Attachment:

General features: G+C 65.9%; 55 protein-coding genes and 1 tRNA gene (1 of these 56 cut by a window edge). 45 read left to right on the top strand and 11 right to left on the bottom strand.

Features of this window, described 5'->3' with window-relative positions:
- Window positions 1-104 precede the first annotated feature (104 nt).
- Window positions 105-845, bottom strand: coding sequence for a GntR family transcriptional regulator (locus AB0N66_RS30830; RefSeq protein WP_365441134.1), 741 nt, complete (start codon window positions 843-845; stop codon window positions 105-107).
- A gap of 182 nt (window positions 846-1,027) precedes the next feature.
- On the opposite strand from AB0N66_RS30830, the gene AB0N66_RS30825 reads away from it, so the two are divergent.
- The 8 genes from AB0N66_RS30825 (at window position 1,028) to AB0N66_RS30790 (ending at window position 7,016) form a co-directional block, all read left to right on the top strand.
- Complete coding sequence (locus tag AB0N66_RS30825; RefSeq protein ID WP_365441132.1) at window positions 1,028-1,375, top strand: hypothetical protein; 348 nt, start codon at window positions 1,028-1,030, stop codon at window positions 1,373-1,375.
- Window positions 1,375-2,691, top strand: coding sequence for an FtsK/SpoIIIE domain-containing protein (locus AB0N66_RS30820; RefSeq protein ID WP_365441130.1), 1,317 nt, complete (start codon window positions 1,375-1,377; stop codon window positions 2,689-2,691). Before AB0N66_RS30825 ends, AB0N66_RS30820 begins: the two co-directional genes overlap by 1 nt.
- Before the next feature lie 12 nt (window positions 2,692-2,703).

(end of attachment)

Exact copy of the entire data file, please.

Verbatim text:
General features: G+C 65.9%; 55 protein-coding genes and 1 tRNA gene (1 of these 56 cut by a window edge). 45 read left to right on the top strand and 11 right to left on the bottom strand.

Features of this window, described 5'->3' with window-relative positions:
- Window positions 1-104 precede the first annotated feature (104 nt).
- Window positions 105-845, bottom strand: coding sequence for a GntR family transcriptional regulator (locus AB0N66_RS30830; RefSeq protein WP_365441134.1), 741 nt, complete (start codon window positions 843-845; stop codon window positions 105-107).
- A gap of 182 nt (window positions 846-1,027) precedes the next feature.
- On the opposite strand from AB0N66_RS30830, the gene AB0N66_RS30825 reads away from it, so the two are divergent.
- The 8 genes from AB0N66_RS30825 (at window position 1,028) to AB0N66_RS30790 (ending at window position 7,016) form a co-directional block, all read left to right on the top strand.
- Complete coding sequence (locus tag AB0N66_RS30825; RefSeq protein ID WP_365441132.1) at window positions 1,028-1,375, top strand: hypothetical protein; 348 nt, start codon at window positions 1,028-1,030, stop codon at window positions 1,373-1,375.
- Window positions 1,375-2,691, top strand: coding sequence for an FtsK/SpoIIIE domain-containing protein (locus AB0N66_RS30820; RefSeq protein ID WP_365441130.1), 1,317 nt, complete (start codon window positions 1,375-1,377; stop codon window positions 2,689-2,691). Before AB0N66_RS30825 ends, AB0N66_RS30820 begins: the two co-directional genes overlap by 1 nt.
- Before the next feature lie 12 nt (window positions 2,692-2,703).